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Slacklining: An explanatory multi-dimensional model considering classical mechanics, biopsychosocial health and time

Abstract : This paper aims to overcome slacklining’s limited formulated explanatory models. Slacklining is an activity with increasing recreational use, but also has progressive adoption into prehabilitation and rehabilitation. Slacklining is achieved through self-learned strategies that optimize energy expenditure without conceding dynamic stability, during the neuromechanical action of balance retention on a tightened band. Evolved from rope-walking or ‘Funambulus’, slacklining has an extensive history, yet limited and only recent published research, particularly for clinical interventions and in-depth hypothesized multi-dimensional models describing the neuromechanical control strategies. These ‘knowledge-gaps’ can be overcome by providing an, explanatory model, that evolves and progresses existing standards, and explains the broader circumstances of slacklining’s use. This model details the individual’s capacity to employ control strategies that achieve stability, functional movement and progressive technical ability. The model considers contributing entities derived from: Self-learned control of movement patterns; subjected to classical mechanical forces governed by Newton’s physical laws; influenced by biopsychosocial health factors; and within time’s multi-faceted perspectives, including as a quantified unit and as a spatial and cortical experience. Consequently, specific patient and situational uses may be initiated within the framework of evidence based medicine that ensures a multi-tiered context of slacklining applications in movement, balance and stability. Further research is required to investigate and mathematically define this proposed model and potentially enable an improved understanding of human functional movement. This will include its application in other diverse constructed and mechanical applications in varied environments, automation levels, robotics, mechatronics and artificial-intelligence factors, including machine learning related to movement phenotypes and applications.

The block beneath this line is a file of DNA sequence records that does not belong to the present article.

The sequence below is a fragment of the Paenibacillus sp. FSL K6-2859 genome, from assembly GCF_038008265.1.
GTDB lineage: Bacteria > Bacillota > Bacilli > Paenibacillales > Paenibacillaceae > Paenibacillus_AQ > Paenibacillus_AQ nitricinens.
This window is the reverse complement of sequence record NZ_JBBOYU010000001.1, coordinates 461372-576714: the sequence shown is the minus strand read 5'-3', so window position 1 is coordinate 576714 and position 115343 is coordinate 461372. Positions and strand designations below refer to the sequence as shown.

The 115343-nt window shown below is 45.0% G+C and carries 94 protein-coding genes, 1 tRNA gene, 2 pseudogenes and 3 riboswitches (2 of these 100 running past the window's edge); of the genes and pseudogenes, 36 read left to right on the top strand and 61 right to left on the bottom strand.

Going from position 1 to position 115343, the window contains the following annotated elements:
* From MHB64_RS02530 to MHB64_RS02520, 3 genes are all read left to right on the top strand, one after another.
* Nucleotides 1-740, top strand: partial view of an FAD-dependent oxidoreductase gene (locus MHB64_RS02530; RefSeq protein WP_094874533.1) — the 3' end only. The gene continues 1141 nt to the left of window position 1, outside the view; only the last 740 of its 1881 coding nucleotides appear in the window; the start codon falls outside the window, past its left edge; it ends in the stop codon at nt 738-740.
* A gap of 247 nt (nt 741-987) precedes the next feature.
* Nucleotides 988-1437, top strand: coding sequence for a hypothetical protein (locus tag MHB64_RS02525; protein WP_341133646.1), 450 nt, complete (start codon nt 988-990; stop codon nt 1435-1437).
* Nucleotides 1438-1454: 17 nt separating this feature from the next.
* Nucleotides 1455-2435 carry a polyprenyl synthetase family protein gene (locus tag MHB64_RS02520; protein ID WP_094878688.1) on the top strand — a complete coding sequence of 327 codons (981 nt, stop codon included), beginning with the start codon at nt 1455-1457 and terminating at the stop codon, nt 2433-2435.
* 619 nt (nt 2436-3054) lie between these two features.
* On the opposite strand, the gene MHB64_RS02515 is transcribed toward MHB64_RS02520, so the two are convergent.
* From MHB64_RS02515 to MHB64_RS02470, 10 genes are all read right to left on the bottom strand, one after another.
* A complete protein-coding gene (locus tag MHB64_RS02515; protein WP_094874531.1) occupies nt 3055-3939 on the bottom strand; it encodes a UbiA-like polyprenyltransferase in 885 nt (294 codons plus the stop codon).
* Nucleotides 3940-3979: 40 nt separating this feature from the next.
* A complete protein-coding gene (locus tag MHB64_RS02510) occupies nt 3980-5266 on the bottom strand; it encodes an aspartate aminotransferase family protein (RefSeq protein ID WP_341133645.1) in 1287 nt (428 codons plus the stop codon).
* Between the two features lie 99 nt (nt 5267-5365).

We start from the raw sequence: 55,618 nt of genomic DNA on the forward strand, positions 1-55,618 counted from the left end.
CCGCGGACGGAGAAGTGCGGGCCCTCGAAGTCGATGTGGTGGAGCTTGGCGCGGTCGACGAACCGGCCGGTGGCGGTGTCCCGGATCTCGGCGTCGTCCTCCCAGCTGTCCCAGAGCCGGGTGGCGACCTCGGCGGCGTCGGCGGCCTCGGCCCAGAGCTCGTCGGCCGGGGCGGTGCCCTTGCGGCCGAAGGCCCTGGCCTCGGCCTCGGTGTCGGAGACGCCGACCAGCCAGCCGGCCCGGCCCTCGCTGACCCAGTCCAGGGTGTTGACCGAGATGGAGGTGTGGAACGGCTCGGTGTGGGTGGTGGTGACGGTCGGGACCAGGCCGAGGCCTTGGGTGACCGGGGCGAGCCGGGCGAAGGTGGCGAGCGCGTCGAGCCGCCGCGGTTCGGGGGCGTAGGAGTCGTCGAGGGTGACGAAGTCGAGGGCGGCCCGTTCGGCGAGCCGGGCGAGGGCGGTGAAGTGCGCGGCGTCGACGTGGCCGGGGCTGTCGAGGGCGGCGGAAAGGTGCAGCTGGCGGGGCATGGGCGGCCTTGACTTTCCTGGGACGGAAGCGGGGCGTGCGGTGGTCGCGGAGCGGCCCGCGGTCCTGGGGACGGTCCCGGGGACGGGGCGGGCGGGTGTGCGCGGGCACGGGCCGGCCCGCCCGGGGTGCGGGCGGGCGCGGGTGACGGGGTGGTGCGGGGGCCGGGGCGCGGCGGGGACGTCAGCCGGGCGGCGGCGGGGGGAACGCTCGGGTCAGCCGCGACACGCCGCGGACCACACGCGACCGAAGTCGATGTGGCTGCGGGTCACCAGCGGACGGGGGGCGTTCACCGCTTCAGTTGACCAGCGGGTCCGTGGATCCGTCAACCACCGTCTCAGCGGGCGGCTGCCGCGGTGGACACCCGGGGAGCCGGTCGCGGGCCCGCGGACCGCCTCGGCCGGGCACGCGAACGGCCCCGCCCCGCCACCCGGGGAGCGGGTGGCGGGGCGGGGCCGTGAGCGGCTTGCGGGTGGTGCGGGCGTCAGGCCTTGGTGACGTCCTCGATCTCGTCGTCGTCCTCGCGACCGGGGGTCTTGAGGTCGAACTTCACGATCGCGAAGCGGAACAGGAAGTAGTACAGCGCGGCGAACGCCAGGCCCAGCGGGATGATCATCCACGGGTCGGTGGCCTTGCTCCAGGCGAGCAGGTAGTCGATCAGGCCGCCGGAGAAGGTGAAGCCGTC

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https://hal-emse.ccsd.cnrs.fr/emse-03181600
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Submitted on : Thursday, March 25, 2021 - 5:17:13 PM
Last modification on : Tuesday, June 15, 2021 - 1:08:27 PM
Long-term archiving on: : Saturday, June 26, 2021 - 7:13:43 PM

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Charles Philip Gabel, Bernard Guy, Hamid Reza Mokhtarinia, Markus Melloh. Slacklining: An explanatory multi-dimensional model considering classical mechanics, biopsychosocial health and time. World Journal of Orthopedics, Baishideng Publishing Group, 2021, 12 (3), pp.102 à 118. ⟨10.5312/wjo.v12.i3.102⟩. ⟨emse-03181600⟩

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